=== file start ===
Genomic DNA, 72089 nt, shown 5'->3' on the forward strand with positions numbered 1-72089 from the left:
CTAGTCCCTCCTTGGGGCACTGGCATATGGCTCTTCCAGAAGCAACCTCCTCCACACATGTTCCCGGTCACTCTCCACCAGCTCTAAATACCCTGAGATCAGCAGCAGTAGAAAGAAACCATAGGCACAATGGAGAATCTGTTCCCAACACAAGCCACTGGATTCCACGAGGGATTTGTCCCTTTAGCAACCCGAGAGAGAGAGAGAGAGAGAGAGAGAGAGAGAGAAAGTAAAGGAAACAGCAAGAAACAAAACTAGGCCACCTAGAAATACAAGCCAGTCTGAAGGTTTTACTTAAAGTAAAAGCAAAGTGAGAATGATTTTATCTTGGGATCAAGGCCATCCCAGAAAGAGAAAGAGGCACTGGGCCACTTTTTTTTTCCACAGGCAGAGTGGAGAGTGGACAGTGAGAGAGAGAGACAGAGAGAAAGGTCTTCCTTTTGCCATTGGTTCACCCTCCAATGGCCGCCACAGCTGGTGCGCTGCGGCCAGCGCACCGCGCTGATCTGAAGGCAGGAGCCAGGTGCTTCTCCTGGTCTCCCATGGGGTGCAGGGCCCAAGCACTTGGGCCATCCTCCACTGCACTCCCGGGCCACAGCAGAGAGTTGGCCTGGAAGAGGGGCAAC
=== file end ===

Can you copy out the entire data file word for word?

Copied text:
Genomic DNA, 72089 nt, shown 5'->3' on the forward strand with positions numbered 1-72089 from the left:
CTAGTCCCTCCTTGGGGCACTGGCATATGGCTCTTCCAGAAGCAACCTCCTCCACACATGTTCCCGGTCACTCTCCACCAGCTCTAAATACCCTGAGATCAGCAGCAGTAGAAAGAAACCATAGGCACAATGGAGAATCTGTTCCCAACACAAGCCACTGGATTCCACGAGGGATTTGTCCCTTTAGCAACCCGAGAGAGAGAGAGAGAGAGAGAGAGAGAGAGAGAAAGTAAAGGAAACAGCAAGAAACAAAACTAGGCCACCTAGAAATACAAGCCAGTCTGAAGGTTTTACTTAAAGTAAAAGCAAAGTGAGAATGATTTTATCTTGGGATCAAGGCCATCCCAGAAAGAGAAAGAGGCACTGGGCCACTTTTTTTTTCCACAGGCAGAGTGGAGAGTGGACAGTGAGAGAGAGAGACAGAGAGAAAGGTCTTCCTTTTGCCATTGGTTCACCCTCCAATGGCCGCCACAGCTGGTGCGCTGCGGCCAGCGCACCGCGCTGATCTGAAGGCAGGAGCCAGGTGCTTCTCCTGGTCTCCCATGGGGTGCAGGGCCCAAGCACTTGGGCCATCCTCCACTGCACTCCCGGGCCACAGCAGAGAGTTGGCCTGGAAGAGGGGCAAC